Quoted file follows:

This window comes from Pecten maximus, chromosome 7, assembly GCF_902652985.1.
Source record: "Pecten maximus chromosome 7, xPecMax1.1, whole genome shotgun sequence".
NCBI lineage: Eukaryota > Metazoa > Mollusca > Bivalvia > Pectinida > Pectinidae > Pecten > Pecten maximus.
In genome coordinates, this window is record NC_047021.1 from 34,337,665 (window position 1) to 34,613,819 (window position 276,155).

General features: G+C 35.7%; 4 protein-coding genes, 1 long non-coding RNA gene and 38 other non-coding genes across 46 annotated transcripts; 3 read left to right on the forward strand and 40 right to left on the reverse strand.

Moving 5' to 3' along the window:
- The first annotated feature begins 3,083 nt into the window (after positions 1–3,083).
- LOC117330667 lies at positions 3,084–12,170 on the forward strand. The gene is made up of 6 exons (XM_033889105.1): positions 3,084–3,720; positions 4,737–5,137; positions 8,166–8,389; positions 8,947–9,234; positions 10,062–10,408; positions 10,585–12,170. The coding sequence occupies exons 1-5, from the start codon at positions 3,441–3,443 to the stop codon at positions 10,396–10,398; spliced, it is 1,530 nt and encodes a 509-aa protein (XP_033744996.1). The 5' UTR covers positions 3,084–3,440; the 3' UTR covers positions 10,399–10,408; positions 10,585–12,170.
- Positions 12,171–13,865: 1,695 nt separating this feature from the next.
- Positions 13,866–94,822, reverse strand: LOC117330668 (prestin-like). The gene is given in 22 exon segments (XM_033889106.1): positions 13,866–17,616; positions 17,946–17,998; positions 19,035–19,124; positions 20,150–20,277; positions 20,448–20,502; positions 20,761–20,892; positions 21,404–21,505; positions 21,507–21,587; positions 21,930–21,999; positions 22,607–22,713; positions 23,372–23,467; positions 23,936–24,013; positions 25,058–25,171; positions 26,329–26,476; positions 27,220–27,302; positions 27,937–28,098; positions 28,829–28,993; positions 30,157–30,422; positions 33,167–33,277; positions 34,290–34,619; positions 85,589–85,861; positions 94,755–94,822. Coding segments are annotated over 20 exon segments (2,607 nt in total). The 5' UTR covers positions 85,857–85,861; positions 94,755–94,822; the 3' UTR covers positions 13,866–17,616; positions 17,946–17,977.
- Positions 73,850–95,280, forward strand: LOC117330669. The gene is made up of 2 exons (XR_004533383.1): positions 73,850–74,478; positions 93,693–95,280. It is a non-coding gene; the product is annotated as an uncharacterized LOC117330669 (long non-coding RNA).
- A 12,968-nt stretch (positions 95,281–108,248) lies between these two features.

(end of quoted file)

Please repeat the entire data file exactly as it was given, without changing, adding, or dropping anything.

This window comes from Pecten maximus, chromosome 7, assembly GCF_902652985.1.
Source record: "Pecten maximus chromosome 7, xPecMax1.1, whole genome shotgun sequence".
NCBI lineage: Eukaryota > Metazoa > Mollusca > Bivalvia > Pectinida > Pectinidae > Pecten > Pecten maximus.
In genome coordinates, this window is record NC_047021.1 from 34,337,665 (window position 1) to 34,613,819 (window position 276,155).

General features: G+C 35.7%; 4 protein-coding genes, 1 long non-coding RNA gene and 38 other non-coding genes across 46 annotated transcripts; 3 read left to right on the forward strand and 40 right to left on the reverse strand.

Moving 5' to 3' along the window:
- The first annotated feature begins 3,083 nt into the window (after positions 1–3,083).
- LOC117330667 lies at positions 3,084–12,170 on the forward strand. The gene is made up of 6 exons (XM_033889105.1): positions 3,084–3,720; positions 4,737–5,137; positions 8,166–8,389; positions 8,947–9,234; positions 10,062–10,408; positions 10,585–12,170. The coding sequence occupies exons 1-5, from the start codon at positions 3,441–3,443 to the stop codon at positions 10,396–10,398; spliced, it is 1,530 nt and encodes a 509-aa protein (XP_033744996.1). The 5' UTR covers positions 3,084–3,440; the 3' UTR covers positions 10,399–10,408; positions 10,585–12,170.
- Positions 12,171–13,865: 1,695 nt separating this feature from the next.
- Positions 13,866–94,822, reverse strand: LOC117330668 (prestin-like). The gene is given in 22 exon segments (XM_033889106.1): positions 13,866–17,616; positions 17,946–17,998; positions 19,035–19,124; positions 20,150–20,277; positions 20,448–20,502; positions 20,761–20,892; positions 21,404–21,505; positions 21,507–21,587; positions 21,930–21,999; positions 22,607–22,713; positions 23,372–23,467; positions 23,936–24,013; positions 25,058–25,171; positions 26,329–26,476; positions 27,220–27,302; positions 27,937–28,098; positions 28,829–28,993; positions 30,157–30,422; positions 33,167–33,277; positions 34,290–34,619; positions 85,589–85,861; positions 94,755–94,822. Coding segments are annotated over 20 exon segments (2,607 nt in total). The 5' UTR covers positions 85,857–85,861; positions 94,755–94,822; the 3' UTR covers positions 13,866–17,616; positions 17,946–17,977.
- Positions 73,850–95,280, forward strand: LOC117330669. The gene is made up of 2 exons (XR_004533383.1): positions 73,850–74,478; positions 93,693–95,280. It is a non-coding gene; the product is annotated as an uncharacterized LOC117330669 (long non-coding RNA).
- A 12,968-nt stretch (positions 95,281–108,248) lies between these two features.